Twenty-five year-old Jeremy Kittel plays with fast company. Classically-trained with a Masters degree in jazz violin from the Manhattan School of Music, Kittel has won multiple US National Scottish Fiddle Championships and performed over 1000 concerts as a soloist or guest artist. Currently he's part of the pioneering classical chamber music group, The Turtle Island Quartet.
The music on Chasing Sparks crosses multiple musical boundaries. Classical formality meets new-age textures and modern acoustic jazz inflections. Some of the tunes, such as "Remember Blake," remind me of Darol Anger and Barbara Higbie Quintet's work on early Windham Hills' releases. Other songs, like "The Chase" sound more like some of Mike Marshall's forays into Brazilian Choro music. Still other tunes, like "Disconnect" point in the melodic direction of Chris Thile's latest classical compositions. But regardless of the genre, all the music on Chasing Sparks displays a level of innovation and intelligence that is largely lacking from most contemporary music. "I wrote most of these tunes with no intention of combining styles – rather, they were just embellishments of melodies and sounds that were floating around in my head. " Kittel admits. The results are both fresh and familiar.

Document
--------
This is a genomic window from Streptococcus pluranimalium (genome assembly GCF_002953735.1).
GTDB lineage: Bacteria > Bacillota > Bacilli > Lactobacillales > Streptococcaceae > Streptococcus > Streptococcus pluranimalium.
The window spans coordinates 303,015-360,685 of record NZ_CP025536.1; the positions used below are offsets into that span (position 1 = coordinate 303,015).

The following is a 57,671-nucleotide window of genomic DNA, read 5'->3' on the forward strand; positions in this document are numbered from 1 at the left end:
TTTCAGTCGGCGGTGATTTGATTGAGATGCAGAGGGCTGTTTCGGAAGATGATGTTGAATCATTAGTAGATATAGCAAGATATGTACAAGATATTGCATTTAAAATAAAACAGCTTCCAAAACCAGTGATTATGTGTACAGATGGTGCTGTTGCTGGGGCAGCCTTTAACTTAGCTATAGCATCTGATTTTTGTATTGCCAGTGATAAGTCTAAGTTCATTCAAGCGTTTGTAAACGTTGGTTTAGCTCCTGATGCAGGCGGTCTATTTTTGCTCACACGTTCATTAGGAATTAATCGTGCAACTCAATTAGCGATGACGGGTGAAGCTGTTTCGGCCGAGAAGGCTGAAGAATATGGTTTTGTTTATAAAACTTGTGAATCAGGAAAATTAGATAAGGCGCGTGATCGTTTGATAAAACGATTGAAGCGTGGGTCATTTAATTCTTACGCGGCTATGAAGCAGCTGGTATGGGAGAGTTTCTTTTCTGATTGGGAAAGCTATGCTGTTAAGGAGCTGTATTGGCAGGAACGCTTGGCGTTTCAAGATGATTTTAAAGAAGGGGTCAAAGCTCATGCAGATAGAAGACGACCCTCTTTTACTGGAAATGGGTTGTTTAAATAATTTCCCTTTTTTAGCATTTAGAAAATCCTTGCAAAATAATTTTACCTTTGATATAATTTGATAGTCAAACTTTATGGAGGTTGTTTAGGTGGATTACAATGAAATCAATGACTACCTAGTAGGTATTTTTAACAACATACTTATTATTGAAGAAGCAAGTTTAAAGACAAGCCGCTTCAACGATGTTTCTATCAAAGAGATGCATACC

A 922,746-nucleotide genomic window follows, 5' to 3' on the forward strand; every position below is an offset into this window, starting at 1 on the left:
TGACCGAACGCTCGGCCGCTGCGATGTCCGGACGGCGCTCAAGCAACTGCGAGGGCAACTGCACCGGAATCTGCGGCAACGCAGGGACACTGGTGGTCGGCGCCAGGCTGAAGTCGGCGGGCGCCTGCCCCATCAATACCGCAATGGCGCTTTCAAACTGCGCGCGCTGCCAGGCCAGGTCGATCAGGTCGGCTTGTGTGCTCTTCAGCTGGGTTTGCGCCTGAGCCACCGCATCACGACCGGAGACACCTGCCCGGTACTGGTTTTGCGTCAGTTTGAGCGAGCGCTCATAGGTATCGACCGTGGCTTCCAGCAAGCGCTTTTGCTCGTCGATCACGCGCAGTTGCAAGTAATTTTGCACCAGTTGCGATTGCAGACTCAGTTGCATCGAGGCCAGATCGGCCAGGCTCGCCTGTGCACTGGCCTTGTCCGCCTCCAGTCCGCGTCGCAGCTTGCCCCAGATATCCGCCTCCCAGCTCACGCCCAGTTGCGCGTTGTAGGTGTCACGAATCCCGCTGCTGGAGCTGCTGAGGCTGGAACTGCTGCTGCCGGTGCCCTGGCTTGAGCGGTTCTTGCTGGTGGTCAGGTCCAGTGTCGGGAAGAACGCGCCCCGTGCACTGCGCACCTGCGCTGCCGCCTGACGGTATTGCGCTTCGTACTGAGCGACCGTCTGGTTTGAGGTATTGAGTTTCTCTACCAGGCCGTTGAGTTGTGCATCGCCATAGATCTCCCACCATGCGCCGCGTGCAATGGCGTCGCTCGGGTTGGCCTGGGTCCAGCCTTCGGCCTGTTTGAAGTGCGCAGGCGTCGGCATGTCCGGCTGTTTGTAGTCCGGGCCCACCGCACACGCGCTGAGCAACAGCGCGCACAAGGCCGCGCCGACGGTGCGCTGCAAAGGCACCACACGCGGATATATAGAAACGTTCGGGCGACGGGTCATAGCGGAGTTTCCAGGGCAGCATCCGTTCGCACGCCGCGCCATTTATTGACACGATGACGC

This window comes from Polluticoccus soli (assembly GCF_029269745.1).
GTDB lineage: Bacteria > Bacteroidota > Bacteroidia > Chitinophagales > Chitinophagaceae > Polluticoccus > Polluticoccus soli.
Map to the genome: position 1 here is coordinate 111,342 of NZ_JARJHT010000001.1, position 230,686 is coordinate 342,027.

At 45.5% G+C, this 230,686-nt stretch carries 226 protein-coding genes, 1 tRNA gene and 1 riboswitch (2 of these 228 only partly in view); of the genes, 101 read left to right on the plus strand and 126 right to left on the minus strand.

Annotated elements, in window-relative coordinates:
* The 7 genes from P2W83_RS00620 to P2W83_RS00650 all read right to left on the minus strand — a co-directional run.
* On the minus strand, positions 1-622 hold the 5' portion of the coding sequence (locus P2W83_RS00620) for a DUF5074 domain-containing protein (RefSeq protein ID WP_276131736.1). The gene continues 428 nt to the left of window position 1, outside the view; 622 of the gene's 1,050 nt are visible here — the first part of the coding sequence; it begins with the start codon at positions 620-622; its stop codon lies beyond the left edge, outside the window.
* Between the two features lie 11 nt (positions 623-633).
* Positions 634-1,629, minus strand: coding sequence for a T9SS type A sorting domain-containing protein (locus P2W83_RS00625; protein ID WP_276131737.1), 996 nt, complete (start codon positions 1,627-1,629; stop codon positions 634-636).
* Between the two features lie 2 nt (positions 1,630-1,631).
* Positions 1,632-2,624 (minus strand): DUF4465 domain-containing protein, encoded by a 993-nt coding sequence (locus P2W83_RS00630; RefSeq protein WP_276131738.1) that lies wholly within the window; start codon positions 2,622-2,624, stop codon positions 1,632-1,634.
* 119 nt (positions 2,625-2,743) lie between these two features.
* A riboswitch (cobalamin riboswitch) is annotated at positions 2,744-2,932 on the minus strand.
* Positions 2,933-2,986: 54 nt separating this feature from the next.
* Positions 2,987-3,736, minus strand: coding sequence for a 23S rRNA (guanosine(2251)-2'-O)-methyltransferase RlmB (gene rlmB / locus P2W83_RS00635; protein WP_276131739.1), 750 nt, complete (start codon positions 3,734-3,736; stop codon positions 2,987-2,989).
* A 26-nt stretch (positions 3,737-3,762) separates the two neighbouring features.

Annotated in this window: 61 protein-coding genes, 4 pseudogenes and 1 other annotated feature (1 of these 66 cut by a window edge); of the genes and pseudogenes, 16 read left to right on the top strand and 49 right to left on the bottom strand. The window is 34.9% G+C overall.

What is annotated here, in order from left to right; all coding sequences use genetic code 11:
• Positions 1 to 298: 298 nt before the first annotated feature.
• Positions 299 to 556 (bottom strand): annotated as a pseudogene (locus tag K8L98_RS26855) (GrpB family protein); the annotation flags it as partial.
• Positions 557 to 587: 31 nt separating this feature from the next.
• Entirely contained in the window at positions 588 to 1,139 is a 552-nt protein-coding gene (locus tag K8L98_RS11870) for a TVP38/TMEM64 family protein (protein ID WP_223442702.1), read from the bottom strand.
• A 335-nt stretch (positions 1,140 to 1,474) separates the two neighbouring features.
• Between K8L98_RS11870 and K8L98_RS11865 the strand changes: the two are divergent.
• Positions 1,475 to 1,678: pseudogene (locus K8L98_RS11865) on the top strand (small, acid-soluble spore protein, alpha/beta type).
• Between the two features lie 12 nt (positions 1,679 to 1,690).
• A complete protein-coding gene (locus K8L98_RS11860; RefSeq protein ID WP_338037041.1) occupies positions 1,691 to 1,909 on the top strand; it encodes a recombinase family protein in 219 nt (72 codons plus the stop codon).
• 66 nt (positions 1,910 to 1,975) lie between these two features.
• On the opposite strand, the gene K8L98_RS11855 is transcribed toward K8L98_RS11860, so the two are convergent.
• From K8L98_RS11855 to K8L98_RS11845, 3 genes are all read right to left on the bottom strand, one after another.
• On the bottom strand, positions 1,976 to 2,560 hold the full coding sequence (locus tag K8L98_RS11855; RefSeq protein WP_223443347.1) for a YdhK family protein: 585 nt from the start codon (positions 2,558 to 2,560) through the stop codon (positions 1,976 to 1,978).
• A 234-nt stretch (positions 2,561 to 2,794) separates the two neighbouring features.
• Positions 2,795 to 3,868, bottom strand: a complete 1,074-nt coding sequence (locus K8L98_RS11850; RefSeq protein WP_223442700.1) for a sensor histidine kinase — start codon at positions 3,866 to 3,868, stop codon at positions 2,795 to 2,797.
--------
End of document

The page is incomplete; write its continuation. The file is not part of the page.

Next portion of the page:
For his first solo album Kittel chose his bandmates with an eye toward creativity and technical prowess. String Bass virtuoso Edgar Meyer joins Chris Thile and Mike Marshall and mandolins, Kyle Sanna on guitar, Natalie Hass on cello, Tyler Duncan on Bodhran, and Cali McKasson on piano to form a group that can turn on dime from Celtic to jazz to classical forms.
The recording's quality reminds me of Chris Thile's most recent release, Punch Brother's Punch. Chasing Sparks sounds as if it was recorded in a large acoustically transparent space. The room's natural reverberance gives the music the same level of immediacy you would hear at a live concert. And what a concert it is.